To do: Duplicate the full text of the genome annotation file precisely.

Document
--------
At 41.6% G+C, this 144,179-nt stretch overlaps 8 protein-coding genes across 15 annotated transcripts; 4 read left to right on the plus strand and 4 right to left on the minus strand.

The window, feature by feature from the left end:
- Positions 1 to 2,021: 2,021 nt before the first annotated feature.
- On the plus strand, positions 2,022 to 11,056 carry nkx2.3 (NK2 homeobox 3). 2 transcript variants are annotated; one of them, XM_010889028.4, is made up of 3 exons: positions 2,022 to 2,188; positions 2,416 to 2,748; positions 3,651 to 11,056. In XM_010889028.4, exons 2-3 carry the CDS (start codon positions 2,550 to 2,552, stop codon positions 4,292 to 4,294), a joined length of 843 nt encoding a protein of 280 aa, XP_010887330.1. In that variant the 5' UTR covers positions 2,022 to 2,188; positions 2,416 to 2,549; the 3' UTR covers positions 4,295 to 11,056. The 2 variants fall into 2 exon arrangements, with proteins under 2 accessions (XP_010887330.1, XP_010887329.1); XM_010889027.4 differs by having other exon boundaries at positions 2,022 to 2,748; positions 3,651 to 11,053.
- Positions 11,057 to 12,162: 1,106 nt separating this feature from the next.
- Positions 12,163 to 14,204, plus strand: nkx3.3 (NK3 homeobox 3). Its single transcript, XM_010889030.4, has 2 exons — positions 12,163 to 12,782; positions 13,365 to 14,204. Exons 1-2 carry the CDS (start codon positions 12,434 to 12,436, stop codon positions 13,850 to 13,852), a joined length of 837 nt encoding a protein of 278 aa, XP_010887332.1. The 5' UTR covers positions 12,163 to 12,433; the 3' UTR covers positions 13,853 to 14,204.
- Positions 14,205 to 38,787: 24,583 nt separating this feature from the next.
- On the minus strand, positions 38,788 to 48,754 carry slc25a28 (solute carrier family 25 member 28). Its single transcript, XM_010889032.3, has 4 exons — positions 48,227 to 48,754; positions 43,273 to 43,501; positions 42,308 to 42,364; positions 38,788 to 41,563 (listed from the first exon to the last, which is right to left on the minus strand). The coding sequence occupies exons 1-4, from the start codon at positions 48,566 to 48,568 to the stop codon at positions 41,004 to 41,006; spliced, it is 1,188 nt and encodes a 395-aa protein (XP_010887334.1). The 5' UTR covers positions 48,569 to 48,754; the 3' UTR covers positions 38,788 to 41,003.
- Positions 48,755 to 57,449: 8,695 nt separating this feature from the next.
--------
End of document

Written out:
At 41.6% G+C, this 144,179-nt stretch overlaps 8 protein-coding genes across 15 annotated transcripts; 4 read left to right on the plus strand and 4 right to left on the minus strand.

The window, feature by feature from the left end:
- Positions 1 to 2,021: 2,021 nt before the first annotated feature.
- On the plus strand, positions 2,022 to 11,056 carry nkx2.3 (NK2 homeobox 3). 2 transcript variants are annotated; one of them, XM_010889028.4, is made up of 3 exons: positions 2,022 to 2,188; positions 2,416 to 2,748; positions 3,651 to 11,056. In XM_010889028.4, exons 2-3 carry the CDS (start codon positions 2,550 to 2,552, stop codon positions 4,292 to 4,294), a joined length of 843 nt encoding a protein of 280 aa, XP_010887330.1. In that variant the 5' UTR covers positions 2,022 to 2,188; positions 2,416 to 2,549; the 3' UTR covers positions 4,295 to 11,056. The 2 variants fall into 2 exon arrangements, with proteins under 2 accessions (XP_010887330.1, XP_010887329.1); XM_010889027.4 differs by having other exon boundaries at positions 2,022 to 2,748; positions 3,651 to 11,053.
- Positions 11,057 to 12,162: 1,106 nt separating this feature from the next.
- Positions 12,163 to 14,204, plus strand: nkx3.3 (NK3 homeobox 3). Its single transcript, XM_010889030.4, has 2 exons — positions 12,163 to 12,782; positions 13,365 to 14,204. Exons 1-2 carry the CDS (start codon positions 12,434 to 12,436, stop codon positions 13,850 to 13,852), a joined length of 837 nt encoding a protein of 278 aa, XP_010887332.1. The 5' UTR covers positions 12,163 to 12,433; the 3' UTR covers positions 13,853 to 14,204.
- Positions 14,205 to 38,787: 24,583 nt separating this feature from the next.
- On the minus strand, positions 38,788 to 48,754 carry slc25a28 (solute carrier family 25 member 28). Its single transcript, XM_010889032.3, has 4 exons — positions 48,227 to 48,754; positions 43,273 to 43,501; positions 42,308 to 42,364; positions 38,788 to 41,563 (listed from the first exon to the last, which is right to left on the minus strand). The coding sequence occupies exons 1-4, from the start codon at positions 48,566 to 48,568 to the stop codon at positions 41,004 to 41,006; spliced, it is 1,188 nt and encodes a 395-aa protein (XP_010887334.1). The 5' UTR covers positions 48,569 to 48,754; the 3' UTR covers positions 38,788 to 41,003.
- Positions 48,755 to 57,449: 8,695 nt separating this feature from the next.